|The trends of women’s autonomy in health care decision making and associated factors in Ethiopia: evidence from 2005, 2011 and 2016 DHS data|
||Melkamu Dires Asabu, Derebe Kelkay Altaseb
||BMC Women's Health, Volume 21, article number 371; DOI:https://doi.org/10.1186/s12905-021-01517-9
Health care utilization
Women's autonomy in health care decision-making is very crucial for the well-being of women themselves, their children, and the entire family members. Although studying the issue is significant to take proper interventions, the issue is not studied at a nationwide level in Ethiopia. Accordingly, this population-based nationwide study was aimed at assessing the trends of women’s autonomy in health care decision-making and its associated factors in Ethiopia.
The sample was limited to married women of 2005 (n?=?8617), 2011 (n?=?10,168), and 2016 (n?=?9824) Ethiopian Demographic and Health Survey (EDHS) data. Women's autonomy in health care decision-making was measured based on their response to the question ‘person who usually decides on respondent's health care. To examine associated factors, socio-demographic variables were computed using multinomial logistic regression.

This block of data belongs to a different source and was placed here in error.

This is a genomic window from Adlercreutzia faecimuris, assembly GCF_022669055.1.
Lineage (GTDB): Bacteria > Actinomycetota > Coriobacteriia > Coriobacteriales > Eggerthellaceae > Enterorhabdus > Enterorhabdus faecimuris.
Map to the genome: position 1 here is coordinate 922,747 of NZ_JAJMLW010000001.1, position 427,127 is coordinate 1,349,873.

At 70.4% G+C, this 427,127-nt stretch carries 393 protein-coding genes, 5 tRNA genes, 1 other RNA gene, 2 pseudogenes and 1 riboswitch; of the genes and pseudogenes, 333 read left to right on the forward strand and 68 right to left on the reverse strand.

The finding revealed that the trend of women’s autonomy in health care decision-making had declined from 18.7% in 2005 to 17.2% in 2011 albeit it had risen to 19.1% in 2016. The autonomy of women who resides in urban areas was 98.7% higher than rural residents, and those who live in the Tigray region, Somali region, and Addis Ababa are 76.6%, 79.7%, and 95.7% higher than who live in Dire Dawa respectively. Unemployed women, women aged from 15 to 24 years, and uneducated women were 45.1%, 32.4%, and 32.2% less likely autonomous in health care decision making respectively.
The autonomy of women in health care decision-making had declined from 2005 to 2011. Therefore, the role of stakeholders in taking possible interventions like empowering women shall be strengthened. This is to protect women from certain health problems as well as for the well-being of women themselves, their children, and the entire family members.